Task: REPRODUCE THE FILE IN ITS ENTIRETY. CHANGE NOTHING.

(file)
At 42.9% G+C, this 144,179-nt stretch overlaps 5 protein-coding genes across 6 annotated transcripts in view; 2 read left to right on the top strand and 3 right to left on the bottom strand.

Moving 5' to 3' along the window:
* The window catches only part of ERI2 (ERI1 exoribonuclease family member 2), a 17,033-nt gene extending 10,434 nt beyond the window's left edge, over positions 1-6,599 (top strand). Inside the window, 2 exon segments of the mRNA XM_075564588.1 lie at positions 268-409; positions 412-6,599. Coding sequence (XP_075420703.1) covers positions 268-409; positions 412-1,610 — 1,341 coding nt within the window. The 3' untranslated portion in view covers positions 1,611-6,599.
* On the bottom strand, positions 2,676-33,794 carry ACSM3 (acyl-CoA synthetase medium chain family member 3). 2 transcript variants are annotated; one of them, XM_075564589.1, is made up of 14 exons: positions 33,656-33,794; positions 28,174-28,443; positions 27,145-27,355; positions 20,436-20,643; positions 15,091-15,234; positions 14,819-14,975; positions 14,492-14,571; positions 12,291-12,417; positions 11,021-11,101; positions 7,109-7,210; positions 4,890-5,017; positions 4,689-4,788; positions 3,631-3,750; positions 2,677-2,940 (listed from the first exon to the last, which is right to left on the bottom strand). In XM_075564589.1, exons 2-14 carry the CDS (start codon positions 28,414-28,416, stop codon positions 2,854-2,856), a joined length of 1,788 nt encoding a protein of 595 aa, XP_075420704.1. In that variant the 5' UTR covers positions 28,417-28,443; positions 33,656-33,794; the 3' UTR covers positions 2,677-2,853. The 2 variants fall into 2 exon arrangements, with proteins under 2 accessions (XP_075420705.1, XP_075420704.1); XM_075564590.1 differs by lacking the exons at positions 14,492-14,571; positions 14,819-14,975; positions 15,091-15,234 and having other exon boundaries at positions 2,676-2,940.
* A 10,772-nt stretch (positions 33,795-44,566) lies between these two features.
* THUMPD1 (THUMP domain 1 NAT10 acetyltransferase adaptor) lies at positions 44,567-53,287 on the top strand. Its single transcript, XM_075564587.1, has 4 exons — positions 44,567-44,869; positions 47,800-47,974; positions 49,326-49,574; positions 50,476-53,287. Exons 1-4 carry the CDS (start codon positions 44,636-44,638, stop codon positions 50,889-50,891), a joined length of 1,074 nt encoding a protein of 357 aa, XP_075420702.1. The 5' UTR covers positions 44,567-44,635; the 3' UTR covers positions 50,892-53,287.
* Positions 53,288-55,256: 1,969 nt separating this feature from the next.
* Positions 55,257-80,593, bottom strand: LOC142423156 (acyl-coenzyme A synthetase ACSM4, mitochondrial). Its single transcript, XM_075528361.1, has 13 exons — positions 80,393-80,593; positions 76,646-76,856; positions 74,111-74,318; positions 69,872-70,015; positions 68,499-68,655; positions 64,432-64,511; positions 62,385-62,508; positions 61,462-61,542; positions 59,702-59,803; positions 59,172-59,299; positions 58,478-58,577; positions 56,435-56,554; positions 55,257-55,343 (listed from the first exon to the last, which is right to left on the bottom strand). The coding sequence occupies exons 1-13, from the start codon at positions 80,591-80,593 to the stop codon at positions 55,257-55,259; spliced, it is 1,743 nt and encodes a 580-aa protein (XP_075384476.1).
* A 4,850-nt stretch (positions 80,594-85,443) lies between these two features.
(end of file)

At 42.9% G+C, this 144,179-nt stretch overlaps 5 protein-coding genes across 6 annotated transcripts in view; 2 read left to right on the top strand and 3 right to left on the bottom strand.

Moving 5' to 3' along the window:
* The window catches only part of ERI2 (ERI1 exoribonuclease family member 2), a 17,033-nt gene extending 10,434 nt beyond the window's left edge, over positions 1-6,599 (top strand). Inside the window, 2 exon segments of the mRNA XM_075564588.1 lie at positions 268-409; positions 412-6,599. Coding sequence (XP_075420703.1) covers positions 268-409; positions 412-1,610 — 1,341 coding nt within the window. The 3' untranslated portion in view covers positions 1,611-6,599.
* On the bottom strand, positions 2,676-33,794 carry ACSM3 (acyl-CoA synthetase medium chain family member 3). 2 transcript variants are annotated; one of them, XM_075564589.1, is made up of 14 exons: positions 33,656-33,794; positions 28,174-28,443; positions 27,145-27,355; positions 20,436-20,643; positions 15,091-15,234; positions 14,819-14,975; positions 14,492-14,571; positions 12,291-12,417; positions 11,021-11,101; positions 7,109-7,210; positions 4,890-5,017; positions 4,689-4,788; positions 3,631-3,750; positions 2,677-2,940 (listed from the first exon to the last, which is right to left on the bottom strand). In XM_075564589.1, exons 2-14 carry the CDS (start codon positions 28,414-28,416, stop codon positions 2,854-2,856), a joined length of 1,788 nt encoding a protein of 595 aa, XP_075420704.1. In that variant the 5' UTR covers positions 28,417-28,443; positions 33,656-33,794; the 3' UTR covers positions 2,677-2,853. The 2 variants fall into 2 exon arrangements, with proteins under 2 accessions (XP_075420705.1, XP_075420704.1); XM_075564590.1 differs by lacking the exons at positions 14,492-14,571; positions 14,819-14,975; positions 15,091-15,234 and having other exon boundaries at positions 2,676-2,940.
* A 10,772-nt stretch (positions 33,795-44,566) lies between these two features.
* THUMPD1 (THUMP domain 1 NAT10 acetyltransferase adaptor) lies at positions 44,567-53,287 on the top strand. Its single transcript, XM_075564587.1, has 4 exons — positions 44,567-44,869; positions 47,800-47,974; positions 49,326-49,574; positions 50,476-53,287. Exons 1-4 carry the CDS (start codon positions 44,636-44,638, stop codon positions 50,889-50,891), a joined length of 1,074 nt encoding a protein of 357 aa, XP_075420702.1. The 5' UTR covers positions 44,567-44,635; the 3' UTR covers positions 50,892-53,287.
* Positions 53,288-55,256: 1,969 nt separating this feature from the next.
* Positions 55,257-80,593, bottom strand: LOC142423156 (acyl-coenzyme A synthetase ACSM4, mitochondrial). Its single transcript, XM_075528361.1, has 13 exons — positions 80,393-80,593; positions 76,646-76,856; positions 74,111-74,318; positions 69,872-70,015; positions 68,499-68,655; positions 64,432-64,511; positions 62,385-62,508; positions 61,462-61,542; positions 59,702-59,803; positions 59,172-59,299; positions 58,478-58,577; positions 56,435-56,554; positions 55,257-55,343 (listed from the first exon to the last, which is right to left on the bottom strand). The coding sequence occupies exons 1-13, from the start codon at positions 80,591-80,593 to the stop codon at positions 55,257-55,259; spliced, it is 1,743 nt and encodes a 580-aa protein (XP_075384476.1).
* A 4,850-nt stretch (positions 80,594-85,443) lies between these two features.